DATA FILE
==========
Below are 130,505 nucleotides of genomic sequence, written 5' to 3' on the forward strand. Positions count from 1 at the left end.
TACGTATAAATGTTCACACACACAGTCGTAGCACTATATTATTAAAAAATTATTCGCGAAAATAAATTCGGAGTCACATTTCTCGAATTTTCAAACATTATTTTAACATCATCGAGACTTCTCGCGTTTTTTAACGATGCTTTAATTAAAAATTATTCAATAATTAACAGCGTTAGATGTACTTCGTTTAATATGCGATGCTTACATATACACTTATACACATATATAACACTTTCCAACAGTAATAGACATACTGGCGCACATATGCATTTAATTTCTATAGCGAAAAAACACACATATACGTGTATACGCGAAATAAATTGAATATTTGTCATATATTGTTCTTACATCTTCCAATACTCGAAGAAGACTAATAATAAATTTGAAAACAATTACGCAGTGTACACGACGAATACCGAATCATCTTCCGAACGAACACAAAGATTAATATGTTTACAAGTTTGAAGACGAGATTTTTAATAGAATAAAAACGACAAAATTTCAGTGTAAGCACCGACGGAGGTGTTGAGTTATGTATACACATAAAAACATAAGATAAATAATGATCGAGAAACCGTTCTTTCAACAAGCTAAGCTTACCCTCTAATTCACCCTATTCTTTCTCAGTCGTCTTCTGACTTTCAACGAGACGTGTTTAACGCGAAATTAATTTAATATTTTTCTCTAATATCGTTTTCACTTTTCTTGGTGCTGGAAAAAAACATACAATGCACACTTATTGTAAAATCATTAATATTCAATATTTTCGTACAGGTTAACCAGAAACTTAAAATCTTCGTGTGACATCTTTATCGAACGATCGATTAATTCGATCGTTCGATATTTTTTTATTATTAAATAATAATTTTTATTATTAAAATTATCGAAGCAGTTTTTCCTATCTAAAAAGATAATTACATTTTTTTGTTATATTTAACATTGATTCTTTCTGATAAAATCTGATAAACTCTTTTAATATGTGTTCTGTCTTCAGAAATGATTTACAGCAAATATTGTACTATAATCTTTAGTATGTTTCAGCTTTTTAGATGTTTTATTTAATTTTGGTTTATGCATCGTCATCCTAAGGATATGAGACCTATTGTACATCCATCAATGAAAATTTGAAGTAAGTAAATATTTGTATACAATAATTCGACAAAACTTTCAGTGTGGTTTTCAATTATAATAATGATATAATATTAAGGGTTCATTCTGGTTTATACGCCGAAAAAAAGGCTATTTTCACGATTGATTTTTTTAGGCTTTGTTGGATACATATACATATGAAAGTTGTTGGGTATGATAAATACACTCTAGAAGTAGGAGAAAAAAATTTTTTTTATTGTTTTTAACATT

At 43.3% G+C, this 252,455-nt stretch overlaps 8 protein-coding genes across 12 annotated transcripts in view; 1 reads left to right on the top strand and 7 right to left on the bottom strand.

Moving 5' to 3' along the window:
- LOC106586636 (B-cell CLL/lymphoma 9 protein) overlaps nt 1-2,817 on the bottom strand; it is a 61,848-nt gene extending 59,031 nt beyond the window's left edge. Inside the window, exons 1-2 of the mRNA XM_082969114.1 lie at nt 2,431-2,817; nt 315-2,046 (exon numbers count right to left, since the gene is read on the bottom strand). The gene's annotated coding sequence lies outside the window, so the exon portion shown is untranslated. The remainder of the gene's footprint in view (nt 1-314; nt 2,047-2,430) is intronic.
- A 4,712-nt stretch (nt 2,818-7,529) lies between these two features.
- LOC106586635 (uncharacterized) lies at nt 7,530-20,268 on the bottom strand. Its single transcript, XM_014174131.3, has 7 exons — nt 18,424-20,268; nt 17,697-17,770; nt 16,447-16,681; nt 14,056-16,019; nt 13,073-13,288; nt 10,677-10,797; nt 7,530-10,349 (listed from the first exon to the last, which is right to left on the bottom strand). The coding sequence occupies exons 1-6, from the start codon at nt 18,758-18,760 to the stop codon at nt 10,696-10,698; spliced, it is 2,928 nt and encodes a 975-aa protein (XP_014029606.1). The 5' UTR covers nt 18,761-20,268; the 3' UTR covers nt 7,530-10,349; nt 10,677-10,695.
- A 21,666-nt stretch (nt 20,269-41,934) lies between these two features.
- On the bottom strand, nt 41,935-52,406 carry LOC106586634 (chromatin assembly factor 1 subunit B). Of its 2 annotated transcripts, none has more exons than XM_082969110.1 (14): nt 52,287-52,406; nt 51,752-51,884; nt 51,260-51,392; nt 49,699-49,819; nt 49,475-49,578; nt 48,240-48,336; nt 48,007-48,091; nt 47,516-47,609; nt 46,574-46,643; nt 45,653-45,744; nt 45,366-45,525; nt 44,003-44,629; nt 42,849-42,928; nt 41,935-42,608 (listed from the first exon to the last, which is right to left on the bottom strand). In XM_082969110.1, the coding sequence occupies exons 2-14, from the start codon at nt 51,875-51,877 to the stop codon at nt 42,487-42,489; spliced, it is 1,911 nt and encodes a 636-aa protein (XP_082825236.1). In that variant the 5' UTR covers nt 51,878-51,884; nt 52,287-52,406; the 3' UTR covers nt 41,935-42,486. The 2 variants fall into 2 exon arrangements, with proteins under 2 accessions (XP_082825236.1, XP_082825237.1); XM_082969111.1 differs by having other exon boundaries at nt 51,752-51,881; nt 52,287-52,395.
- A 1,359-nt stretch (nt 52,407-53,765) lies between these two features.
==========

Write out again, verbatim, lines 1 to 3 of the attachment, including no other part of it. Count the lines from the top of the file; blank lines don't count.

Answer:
Below are 130,505 nucleotides of genomic sequence, written 5' to 3' on the forward strand. Positions count from 1 at the left end.
TACGTATAAATGTTCACACACACAGTCGTAGCACTATATTATTAAAAAATTATTCGCGAAAATAAATTCGGAGTCACATTTCTCGAATTTTCAAACATTATTTTAACATCATCGAGACTTCTCGCGTTTTTTAACGATGCTTTAATTAAAAATTATTCAATAATTAACAGCGTTAGATGTACTTCGTTTAATATGCGATGCTTACATATACACTTATACACATATATAACACTTTCCAACAGTAATAGACATACTGGCGCACATATGCATTTAATTTCTATAGCGAAAAAACACACATATACGTGTATACGCGAAATAAATTGAATATTTGTCATATATTGTTCTTACATCTTCCAATACTCGAAGAAGACTAATAATAAATTTGAAAACAATTACGCAGTGTACACGACGAATACCGAATCATCTTCCGAACGAACACAAAGATTAATATGTTTACAAGTTTGAAGACGAGATTTTTAATAGAATAAAAACGACAAAATTTCAGTGTAAGCACCGACGGAGGTGTTGAGTTATGTATACACATAAAAACATAAGATAAATAATGATCGAGAAACCGTTCTTTCAACAAGCTAAGCTTACCCTCTAATTCACCCTATTCTTTCTCAGTCGTCTTCTGACTTTCAACGAGACGTGTTTAACGCGAAATTAATTTAATATTTTTCTCTAATATCGTTTTCACTTTTCTTGGTGCTGGAAAAAAACATACAATGCACACTTATTGTAAAATCATTAATATTCAATATTTTCGTACAGGTTAACCAGAAACTTAAAATCTTCGTGTGACATCTTTATCGAACGATCGATTAATTCGATCGTTCGATATTTTTTTATTATTAAATAATAATTTTTATTATTAAAATTATCGAAGCAGTTTTTCCTATCTAAAAAGATAATTACATTTTTTTGTTATATTTAACATTGATTCTTTCTGATAAAATCTGATAAACTCTTTTAATATGTGTTCTGTCTTCAGAAATGATTTACAGCAAATATTGTACTATAATCTTTAGTATGTTTCAGCTTTTTAGATGTTTTATTTAATTTTGGTTTATGCATCGTCATCCTAAGGATATGAGACCTATTGTACATCCATCAATGAAAATTTGAAGTAAGTAAATATTTGTATACAATAATTCGACAAAACTTTCAGTGTGGTTTTCAATTATAATAATGATATAATATTAAGGGTTCATTCTGGTTTATACGCCGAAAAAAAGGCTATTTTCACGATTGATTTTTTTAGGCTTTGTTGGATACATATACATATGAAAGTTGTTGGGTATGATAAATACACTCTAGAAGTAGGAGAAAAAAATTTTTTTTATTGTTTTTAACATT

At 43.3% G+C, this 252,455-nt stretch overlaps 8 protein-coding genes across 12 annotated transcripts in view; 1 reads left to right on the top strand and 7 right to left on the bottom strand.